Elizabeth England represented the Social Housing Law Association in the Court of Appeal in Churchill v Merthyr Tydfil County Borough Council CA-2022-001778. The appeal was heard over three days before the Lord Chief Justice, the Master of the Rolls and Lord Justice Birss.
The Social Housing Law Association (“SHLA”) were given permission to intervene in this case, in which the Court of Appeal were asked to determine whether a County Court Judge was constrained from ordering a stay of proceedings to allow a complaint to first go through the council’s internal complaints procedure (“ICP”) in relation to the alleged incursion of Japanese Knotweed on his land.
The case of Halsey v Milton Keynes General NHS Trust  has long been interpreted to say that parties cannot be compelled to engage in mediation.
Elizabeth England, on behalf of SHLA, has argued that the comments in Halsey were obiter and in any event are no longer compatible with modern principles of civil practice and procedure. Though Halsey was explicitly concerned with mediation, SHLA along with other interveners, have argued that an ICP is an ‘alternative’ to litigation and as such should be considered as a form of ADR.
For social housing providers, who are bound to follow guidance published by the Housing Ombudsman, it is a requirement to engage the ICP when the landlord is on notice of a service failure. However, the Pre Action Protocol for Housing Conditions Claims (England) allows a tenant to engage the Protocol at an earlier stage when the landlord is in notice of a defect but has not remedied it within a reasonable period. The Protocol explicitly refers to the landlord’s ICP as a form of ADR, and the Ombudsman guidance on the interpretation of the Protocol also points to an expectation that the parties will have attempted to resolve the dispute through an ICP before a claim is issued.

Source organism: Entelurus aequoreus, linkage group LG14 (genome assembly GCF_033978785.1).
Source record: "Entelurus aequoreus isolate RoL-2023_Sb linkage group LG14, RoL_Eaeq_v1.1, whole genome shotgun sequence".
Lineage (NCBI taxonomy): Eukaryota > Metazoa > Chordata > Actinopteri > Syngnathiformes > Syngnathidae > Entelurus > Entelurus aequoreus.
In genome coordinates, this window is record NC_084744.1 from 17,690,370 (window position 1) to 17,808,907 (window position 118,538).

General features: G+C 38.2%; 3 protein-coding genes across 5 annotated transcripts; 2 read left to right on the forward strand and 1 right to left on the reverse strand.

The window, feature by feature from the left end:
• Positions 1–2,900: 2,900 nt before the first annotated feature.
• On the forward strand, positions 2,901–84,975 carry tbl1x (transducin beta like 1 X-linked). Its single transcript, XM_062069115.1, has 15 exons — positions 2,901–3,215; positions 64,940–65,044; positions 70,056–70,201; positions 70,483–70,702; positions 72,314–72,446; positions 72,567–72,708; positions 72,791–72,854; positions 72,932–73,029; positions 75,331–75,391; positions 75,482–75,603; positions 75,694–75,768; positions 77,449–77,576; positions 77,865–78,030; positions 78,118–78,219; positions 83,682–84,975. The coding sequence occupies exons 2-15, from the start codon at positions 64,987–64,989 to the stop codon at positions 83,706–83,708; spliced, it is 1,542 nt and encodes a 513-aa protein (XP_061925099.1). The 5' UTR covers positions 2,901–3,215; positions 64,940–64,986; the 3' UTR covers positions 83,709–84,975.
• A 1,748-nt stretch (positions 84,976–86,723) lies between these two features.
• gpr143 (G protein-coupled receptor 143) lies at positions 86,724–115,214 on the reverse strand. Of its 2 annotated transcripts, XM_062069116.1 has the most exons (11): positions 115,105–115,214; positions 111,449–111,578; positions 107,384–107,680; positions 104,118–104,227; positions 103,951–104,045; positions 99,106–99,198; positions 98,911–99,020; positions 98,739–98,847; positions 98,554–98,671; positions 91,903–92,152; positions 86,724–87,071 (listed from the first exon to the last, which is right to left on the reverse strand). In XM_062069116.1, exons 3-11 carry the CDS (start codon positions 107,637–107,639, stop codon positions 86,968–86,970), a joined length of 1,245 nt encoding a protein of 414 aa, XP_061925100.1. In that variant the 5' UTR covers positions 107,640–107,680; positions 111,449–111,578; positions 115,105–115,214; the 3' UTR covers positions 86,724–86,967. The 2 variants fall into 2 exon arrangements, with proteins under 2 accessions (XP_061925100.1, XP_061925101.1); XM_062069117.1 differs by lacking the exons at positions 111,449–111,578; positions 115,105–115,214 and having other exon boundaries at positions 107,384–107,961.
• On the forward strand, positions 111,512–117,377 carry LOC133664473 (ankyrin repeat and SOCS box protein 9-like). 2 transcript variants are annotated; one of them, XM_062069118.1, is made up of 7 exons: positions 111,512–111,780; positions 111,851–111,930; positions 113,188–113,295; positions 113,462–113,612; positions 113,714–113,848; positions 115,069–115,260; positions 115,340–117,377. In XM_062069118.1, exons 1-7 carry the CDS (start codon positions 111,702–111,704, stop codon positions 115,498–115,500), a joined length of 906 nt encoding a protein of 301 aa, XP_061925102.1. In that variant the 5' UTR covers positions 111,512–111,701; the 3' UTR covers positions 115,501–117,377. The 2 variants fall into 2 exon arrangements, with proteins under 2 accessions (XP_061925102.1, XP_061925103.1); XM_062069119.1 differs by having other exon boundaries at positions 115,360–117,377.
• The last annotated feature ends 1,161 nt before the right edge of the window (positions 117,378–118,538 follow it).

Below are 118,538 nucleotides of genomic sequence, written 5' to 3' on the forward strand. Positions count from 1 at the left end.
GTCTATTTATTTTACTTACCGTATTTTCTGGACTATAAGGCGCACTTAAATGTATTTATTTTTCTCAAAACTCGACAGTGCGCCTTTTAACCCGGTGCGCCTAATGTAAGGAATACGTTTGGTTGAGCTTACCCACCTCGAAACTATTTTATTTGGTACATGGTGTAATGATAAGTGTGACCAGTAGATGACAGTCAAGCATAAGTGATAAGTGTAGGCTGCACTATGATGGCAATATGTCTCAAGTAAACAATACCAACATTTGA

The Court of Appeal has been asked to determine that the landlord’s internal complaints procedure is a form of ADR. This would be a departure from the traditional view of ADR models which are thought to require an independent 3rd party. If the Court agrees with the principle, it is likely to give guidance on the requirements for an ICP to be construed as a proper form of ADR.
The Court of Appeal has also been asked to determine whether, and in what circumstances, the court should stay a claim to allow the parties to engage with an alternative form of dispute resolution. The impact for social housing providers would be that, if a tenant has not attempted the ICP before issuing the claim, then it is open to the landlord to apply to stay the claim to allow that process to be completed. This has particular relevance to housing conditions claims but could apply in other disputes.
The issue of legal costs is of particular concern to housing providers. The argument has long been that if a tenant had resolved their dispute through an ICP then there would be no need to engage a solicitor. In the Churchill case, the heads of claim included the potential loss of property value and a claim for damages for loss of amenity as well as the eradication of the Japanese Knotweed.
The Court was concerned that a potential claimant engaging an ICP would not know the value or merit of his claim without first consulting with a solicitor to know whether settlement pre-action was desirable, either through an ICP or other ADR. The costs of engaging the solicitor would potentially be occasioned by the defendant’s fault. Even though an ICP is ‘cost free’ (that is, it does not necessitate a procedural cost), it is not necessarily ‘costs free’ (that is, the costs of engaging a solicitor would still be at large). It is not known how the Court of Appeal will deal with this issue, if at all. Indeed, this may be a battle for another day.
Judgment will follow in the next few months. What can be said at this stage is that the process has begun to assist housing providers in their battle to encourage more cases into ADR and avoid lengthy and costly litigation.
Elizabeth was instructed by Katrina Robinson MBE of Capsticks LLP.